To start with configuring my NAS to use the new blinkenlights, I thought I'd start with a really easy job: I plug in my iPod, a script runs to back it up, then the iPod gets unmounted. It's one of the simpler jobs to start with because the iPod is a simple block device and there's no encryption in play. For now, I'm also going to assume the LED Is going to be used exclusively for this job. In the future I will want many independent jobs to perhaps use the LED to signal things and figuring out how that will work is going to be much harder.
I'll skip over the journey and go straight to the working solution. I have a systemd job that is used to invoke a sync from the iPod as follows:
[Service] Type=oneshot ExecStart=/bin/mount /media/ipod ExecStart=/usr/local/bin/blinkstick --index 1 --limit 10 --set-color 33c280 ExecStart=/usr/bin/rsync ... ExecStop=/bin/umount /media/ipod ExecStop=/usr/local/bin/blinkstick --index 1 --limit 10 --set-color green [Install] WantedBy=dev-disk-by\x2duuid-A2EA\x2d96ED.device [Unit] OnFailure=blinkstick-fail.service
/media/ipod is a classic mount configured in
/etc/fstab. I've done this
rather than use the newer systemd
.mount units which sadly don't give you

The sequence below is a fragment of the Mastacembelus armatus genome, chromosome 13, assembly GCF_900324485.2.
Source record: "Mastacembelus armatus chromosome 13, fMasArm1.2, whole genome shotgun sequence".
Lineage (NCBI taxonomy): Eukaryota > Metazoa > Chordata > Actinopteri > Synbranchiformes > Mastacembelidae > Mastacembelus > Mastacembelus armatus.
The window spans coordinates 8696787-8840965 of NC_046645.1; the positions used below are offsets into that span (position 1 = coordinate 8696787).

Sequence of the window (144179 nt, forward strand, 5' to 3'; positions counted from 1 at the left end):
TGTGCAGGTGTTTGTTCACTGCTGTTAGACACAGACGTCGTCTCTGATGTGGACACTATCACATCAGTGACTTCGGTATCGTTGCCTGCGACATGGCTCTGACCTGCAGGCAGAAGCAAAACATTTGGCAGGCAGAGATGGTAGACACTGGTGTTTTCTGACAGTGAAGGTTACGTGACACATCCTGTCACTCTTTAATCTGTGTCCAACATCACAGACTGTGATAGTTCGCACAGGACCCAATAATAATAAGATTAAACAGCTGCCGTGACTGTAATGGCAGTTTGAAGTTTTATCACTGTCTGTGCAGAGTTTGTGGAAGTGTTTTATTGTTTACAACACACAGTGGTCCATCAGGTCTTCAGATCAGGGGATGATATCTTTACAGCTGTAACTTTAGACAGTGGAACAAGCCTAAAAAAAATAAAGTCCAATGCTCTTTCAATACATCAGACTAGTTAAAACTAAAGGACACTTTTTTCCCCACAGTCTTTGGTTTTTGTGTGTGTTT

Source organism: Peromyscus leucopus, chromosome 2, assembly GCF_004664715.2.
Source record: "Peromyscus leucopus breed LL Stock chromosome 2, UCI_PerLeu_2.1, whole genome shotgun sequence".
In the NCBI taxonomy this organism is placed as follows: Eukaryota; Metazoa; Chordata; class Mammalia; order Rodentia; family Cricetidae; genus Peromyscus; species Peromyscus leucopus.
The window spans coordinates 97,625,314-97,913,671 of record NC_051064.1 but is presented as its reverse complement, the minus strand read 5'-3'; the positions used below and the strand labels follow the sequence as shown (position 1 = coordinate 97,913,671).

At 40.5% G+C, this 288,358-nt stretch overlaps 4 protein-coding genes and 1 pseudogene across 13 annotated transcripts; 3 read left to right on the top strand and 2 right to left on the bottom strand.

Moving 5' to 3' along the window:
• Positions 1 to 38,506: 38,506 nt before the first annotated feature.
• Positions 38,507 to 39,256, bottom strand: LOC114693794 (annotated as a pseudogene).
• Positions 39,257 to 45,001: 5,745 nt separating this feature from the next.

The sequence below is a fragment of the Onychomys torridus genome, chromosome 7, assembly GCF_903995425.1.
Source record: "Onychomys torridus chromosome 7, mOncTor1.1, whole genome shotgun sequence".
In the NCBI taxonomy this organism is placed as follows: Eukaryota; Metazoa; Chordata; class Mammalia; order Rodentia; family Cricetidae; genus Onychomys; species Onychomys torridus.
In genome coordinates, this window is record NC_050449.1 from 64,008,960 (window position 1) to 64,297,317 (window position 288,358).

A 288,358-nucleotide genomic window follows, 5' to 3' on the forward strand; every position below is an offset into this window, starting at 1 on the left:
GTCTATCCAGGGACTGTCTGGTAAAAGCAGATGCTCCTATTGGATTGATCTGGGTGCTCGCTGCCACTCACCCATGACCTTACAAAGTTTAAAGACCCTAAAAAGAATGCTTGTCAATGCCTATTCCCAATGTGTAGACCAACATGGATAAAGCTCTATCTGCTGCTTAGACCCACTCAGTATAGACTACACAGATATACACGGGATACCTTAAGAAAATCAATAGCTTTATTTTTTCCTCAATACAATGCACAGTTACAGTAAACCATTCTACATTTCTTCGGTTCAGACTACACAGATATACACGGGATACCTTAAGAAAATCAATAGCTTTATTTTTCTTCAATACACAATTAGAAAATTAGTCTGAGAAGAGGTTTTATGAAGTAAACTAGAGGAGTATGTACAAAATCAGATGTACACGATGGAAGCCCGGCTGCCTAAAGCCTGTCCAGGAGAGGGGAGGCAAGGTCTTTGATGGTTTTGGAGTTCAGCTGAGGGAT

enough hooks for running things after unmount or in the failure case. This
feels quite unnatural, much more "systemdy" would be to
Requires= the mount
unit, but I couldn't figure out an easy way to set the LED to green after the unmount.
I'm sure it's possible, but convoluted.
blinkstick command sets the LED to a colour to indicate "in progress". I explored some of the
blinkstick tool's options for a fading or throbbing colour but they didn't work very well. I'll take another look in the future. After the LED is set, the
backup job itself runs. The last
blinkstick command, which is only run if the
umount has succeeded, sets the LED to indicate "safe to unplug".
WantedBy here instructs systemd that when the iPod device-unit is
activated, it should activate my backup service. I can refer to the iPod
device-unit using this name based on the partition's UUID; this is not the
canonical device name that you see if you run
systemctl but it's much shorter
and crucially its stable, the canonical name depends on exactly where you plugged
it in and what other devices might have been connected at the same time.
If something fails, a second unit
blinkstick-fail.service gets activated. This
is very short:
[Service] ExecStart=/usr/local/bin/blinkstick --index 1 --limit 50 --set-color red
This simply sets the LED to be red.
Again it's a bit awkward that in 2 cases I'm setting the LED with a simple
Exec but in the third I have to activate a separate systemd service: this seems to be the nature of the beast. At least when I come to look at concurrent jobs all interacting with the LED, the failure case should be simple: red trumps any other activity, user must go and check what's up.